By Castle Ho‘onanea Team | Photos Honolulu Star-Advertiser
On the easternmost margin of Waikīkī, rising from the edge of the sea and sweeping majestically into the clouds, is the furrowed hillside known the world over as Diamond Head. Movies and postcards have helped turn the crater into Hawaiʻi’s most recognizable landmark, and social media certainly hasn’t ebbed the attraction’s soaring popularity. The state monument welcomes upwards of 3,000 visitors a day, streaming to the summit, eager to capture a golden sunrise, crimson sunset or sweeping panorama of Waikiki’s skyline. Who among them gazes across the 175-acre floor of the crater, aware of the wildly divergent segments that mark its history, from battle-ready military zone to hippie mecca, and ultimately to a protected natural park?
The place is known as Leʻahi in Hawaiian, referring to its shape which resembles the brow of the ʻahi (tuna), while also potentially translating as “wreath of fire,” alluding to the practice in ancient times of lighting fires along the rim as navigational lights. Its English name was derived when 18th-century explorers discovered calcite crystals in the crater and mistook them for diamonds.
Diamond Head was once home to dryland forests and a wetland lake that swelled to cover half the crater’s floor during heavy rains, attracting a variety of waterbirds. By the early 1900s, the forests were gone, having succumbed both to grazing land for cattle and kindling for fires. The lake was also gone, due to construction that paved the way for a military-only presence from 1906 to 1968.
In 1908, the U.S. Army Corps of Engineers used mules and soldiers to build the trail that currently guides visitors in a zigzag up the mountainside, up to two steep flights of stairs, through a tunnel and up a spiral staircase that once housed a four-level Fire Control Station (that oversaw tactical battle operations). The trail surfaces at the top of the rim in a bunker housing live artillery. Today, countless visitors retrace those very steps in their climb to the top. Above one stretch of stairs, a series of freestanding overhead beams, whose purpose now seems perplexing, were once used to place camouflaging.
At least five tunnels, two for entry and three for battery stations, as well as additional hidden sites of military significance were also erected, including a cable device used to hoist equipment uphill. Its concrete vestiges can still be seen at a lookout point along the trail. The overall development was part of a coastal defense system that was advanced for its time. Stations on Mount Tantalus, Fort DeRussy, and Fort Ruger, which rested at the foothills of Diamond Head and controlled the crater’s firepower, had the capacity to calculate the position of a ship, without radar. Cannons and mortars were at the ready, but no artillery was ever fired from these locations during wartime.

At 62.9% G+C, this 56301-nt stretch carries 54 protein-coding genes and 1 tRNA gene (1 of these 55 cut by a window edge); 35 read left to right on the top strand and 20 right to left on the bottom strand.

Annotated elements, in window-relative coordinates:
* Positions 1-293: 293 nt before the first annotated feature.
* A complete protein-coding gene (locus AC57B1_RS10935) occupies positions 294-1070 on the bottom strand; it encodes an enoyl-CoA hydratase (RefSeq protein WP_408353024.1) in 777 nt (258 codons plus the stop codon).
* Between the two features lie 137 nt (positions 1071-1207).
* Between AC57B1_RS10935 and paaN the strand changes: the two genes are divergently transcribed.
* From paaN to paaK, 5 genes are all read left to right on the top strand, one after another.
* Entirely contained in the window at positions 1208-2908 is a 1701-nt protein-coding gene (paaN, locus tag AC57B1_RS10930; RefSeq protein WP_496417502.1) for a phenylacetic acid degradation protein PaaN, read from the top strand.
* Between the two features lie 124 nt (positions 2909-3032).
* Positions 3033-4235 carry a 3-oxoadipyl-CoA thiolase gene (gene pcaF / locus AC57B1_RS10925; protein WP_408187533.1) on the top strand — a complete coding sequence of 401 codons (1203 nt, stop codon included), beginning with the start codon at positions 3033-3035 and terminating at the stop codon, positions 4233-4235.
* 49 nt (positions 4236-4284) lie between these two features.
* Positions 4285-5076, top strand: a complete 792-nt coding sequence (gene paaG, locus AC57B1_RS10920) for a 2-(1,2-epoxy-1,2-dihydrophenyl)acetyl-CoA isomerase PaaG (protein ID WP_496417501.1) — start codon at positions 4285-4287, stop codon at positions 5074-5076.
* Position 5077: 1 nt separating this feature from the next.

That most countercultural of years—1969—ushered in a wild incongruity at the park. Diamond Head dropped its fatigues, ushering free-spirited throngs to its annual Sunshine Music Festival, referred to more commonly as the Crater Fest. People poured in through the entrance tunnel and via unofficial trails over the rim. By the festival’s third year, the mass of 12,000 had swelled to a congested sea of 75,000. Their electric smiles lit up their faces as they danced, their hair long and free-flowing, with some of the revelers minimally clothed or even unclothed. Others were passed out on the ground. While yet others picnicked, savoring fresh coconuts and mangos.
Admission was free, and appearing live at the mic were none other than the likes of Santana, Journey, Jefferson Airplane, and Fleetwood Mac, along with local musicians Cecilio & Kapono and Makaha Sons, interwoven with the Hare Krishnas leading the crowd in chanting accompanied by drums and cymbals, as well as appearances by Cheech & Chong. As the years went by, the festivals stretched on to last two days straight, the participants mushroomed in a haze of smoke.
By the late ’70s, the happy-go-lucky era had run its course and the Department of Land and Natural Resources (DLNR) stepped in to phase out the fests in favor of the development of the crater interior. Numerous proposals had been put forward over the years as possible uses for the crater, from a zoo, golf course, sports park, or theme park, to a place for camping and hosting festivals. However, DLNR voted against commercial use in order to conserve the semi-wild nature of the park as much as possible. With that effort in mind, the park now includes a visitor area with a gift shop and large informational panels at the base of the trail. Visitors may also opt for a self-guided audio tour that illuminates the history, geography, and flora, and fauna of the area. Meanwhile, a new looped section has been erected at the peak, to ease the flow of foot traffic.
These improvements continue to happen in increments, with an overlying mission to preserve the crater as a natural, cultural, historical, and recreational resource. With these changes, however, there are no signs left of five heiau (or ancient temples) that once dotted the land. They were dedicated to the wind god, in hopes of keeping navigational fires atop the slopes alive. And though the dryland forests are gone, introduced flora and fauna have taken hold. The land’s natural features now include tall grasses and shrubbery, and at least nine species of birds that frequent the habitat.
Future plans call for new lookouts and trails to the rim, access to historical features, and improvements to pedestrian and vehicle flow.
All the while, cars continue to stream through the entrance tunnel from dawn till dusk, their passengers eager to experience this most famous of Hawai‘i’s landmarks. It’s a rare few who visit that have an inkling of the place’s complex and comprehensive history
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